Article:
[PD] ipoke~ ?
Julian Brooks
jbeezez at gmail.com
Thu Jun 14 15:23:25 CEST 2012
Been in touch with P.A. (he's my supervisor at Huddersfield) and he would
be delighted to have a Pd version of iPoke~. If we get a posse together,
or if someone is happy to take it on, he's more than happy to share the
source code with us/you/them/it. There's also a new version (v.3) which
hasn't been released yet and we can take it from that.
We/you should decide who's going to take this on and then we/you can get in
touch with P.A.
Hope this helps,
Julian
On 14 June 2012 03:28, Matt Barber <brbrofsvl at gmail.com> wrote:
> >> Two points here. The last thing you said is not actually true -- each
> >> interpolation scheme has an associated convolution function, which can
> >> be calculated by imagining what the interpolation would look like for
> >> a single sample whose value was 1.0 surrounded by zeroes everywhere
> >> else. This 4-point piecewise function can be used to write four
> >> samples in its immediate vicinity the same way that the sinc does in
> >> the csound example.
> >
> > Meaning, there is also a convolution kernel for linear interpolation?
> > How would it look like? Ah, it would be a simple dirac delta, but the
> > point is, the kernel can be applied time-shifted with fractional
> > delay, matching the fraction in the index. By the way, this also holds
> > for sinc-interpolated resampling as described by Julius O. Smith: a
> > linear interpolation in the sinc-table to make the result more
> > precise. Interpolating the interpolation kernel...
> >
>
> The kernel for linear interpolation is a linear ramp from 0.0 to 1.0
> and then back down to 0.0. This means that if one were to do linear
> interpolation in the same way the csound opcode applies the sinc, you
> would center the peak of this ramp at the fractional index into the
> table, multiply it by the incoming sample, and then write the values
> of the ramp at the intersection points of the two nearby samples in
> the table to those samples.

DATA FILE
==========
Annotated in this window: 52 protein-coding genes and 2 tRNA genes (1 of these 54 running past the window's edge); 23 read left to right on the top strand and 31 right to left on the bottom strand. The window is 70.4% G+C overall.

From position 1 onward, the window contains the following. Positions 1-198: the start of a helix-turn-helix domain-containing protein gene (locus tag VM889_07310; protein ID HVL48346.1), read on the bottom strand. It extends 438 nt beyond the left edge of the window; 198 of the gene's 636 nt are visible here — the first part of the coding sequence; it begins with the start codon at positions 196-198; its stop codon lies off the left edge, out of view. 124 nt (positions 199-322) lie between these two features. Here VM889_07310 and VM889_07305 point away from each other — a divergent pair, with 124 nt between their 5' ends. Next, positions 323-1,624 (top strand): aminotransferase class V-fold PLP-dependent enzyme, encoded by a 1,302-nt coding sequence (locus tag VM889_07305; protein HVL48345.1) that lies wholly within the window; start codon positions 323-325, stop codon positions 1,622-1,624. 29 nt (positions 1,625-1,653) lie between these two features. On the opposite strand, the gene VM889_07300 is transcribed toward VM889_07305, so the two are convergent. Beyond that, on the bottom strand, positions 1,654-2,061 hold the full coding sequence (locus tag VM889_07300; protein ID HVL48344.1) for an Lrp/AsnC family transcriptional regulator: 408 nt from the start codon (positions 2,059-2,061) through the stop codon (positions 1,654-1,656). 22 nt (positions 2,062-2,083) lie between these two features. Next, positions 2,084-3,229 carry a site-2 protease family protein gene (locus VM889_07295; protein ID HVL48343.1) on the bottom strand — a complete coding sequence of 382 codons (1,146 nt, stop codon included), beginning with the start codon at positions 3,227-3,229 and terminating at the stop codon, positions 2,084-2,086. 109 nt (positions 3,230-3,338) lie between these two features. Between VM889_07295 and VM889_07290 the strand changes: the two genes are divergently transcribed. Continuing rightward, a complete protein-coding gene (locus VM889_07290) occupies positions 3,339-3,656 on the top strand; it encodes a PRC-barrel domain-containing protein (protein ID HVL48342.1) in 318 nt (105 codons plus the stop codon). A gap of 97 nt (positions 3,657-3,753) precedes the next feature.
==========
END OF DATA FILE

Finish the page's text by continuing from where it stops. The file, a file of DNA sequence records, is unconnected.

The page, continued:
>
> So, say the index is 126.78 and the incoming sample value was -0.45.
> You'd in effect ramp down from 0.0 to -0.45 over indices 125.78 to
> 126.78, and then back up to 0.0 from 126.78 to 127.78. As desired,
> this would intersect with samples at index 126 and 127, and the values
> would be -0.099 at 126 and -0.351 at 127.
>
> So, theoretically you could do the same with Pd's cubic lagrangian
> interpolation kernel, writing 4 points in the table for every incoming
> sample. This should work fine with a long interpolation kernel, but I
> foresee a lot of problems with doing this just for 4 points.
>
> Like, imagine you're going to write samples 0, 1, and 2 from the
> incoming signal to indices 2.3, 45.7, and 89.1. Doing it the way I
> described with a 4-point interpolator you'd put some values at indices
> 1-4, 44-47, and 88-91, and leave everything else at 0. Imagine you
> continued like this for a long time -- you'd have the original signal,
> each sample of which would be interpolated into 4 points, and each of
> these little spots would be, separated by long strings of zeroes. This
> isn't going to play back as "the same sound but lower," unless you ran
> it through a low-pass filter that smoothed this signal over the
> intervening samples, which I think would be pretty much like using the
> sinc for interpolating in the first place.
>
> I should mention that any time I've ever heard of moving the write
> head to make a variable delay, it's always with a big interpolation
> kernel. I'm going to look at a couple of other places - something like
> csound's spat3d opcode, or Richard Furse's old program "vspace" would
> be candidates for getting ideas.
>
> Hope this is all clear, and sorry if it's all obvious; sometimes it
> helps me to think about things to write out my thoughts.
>
> Matt
>
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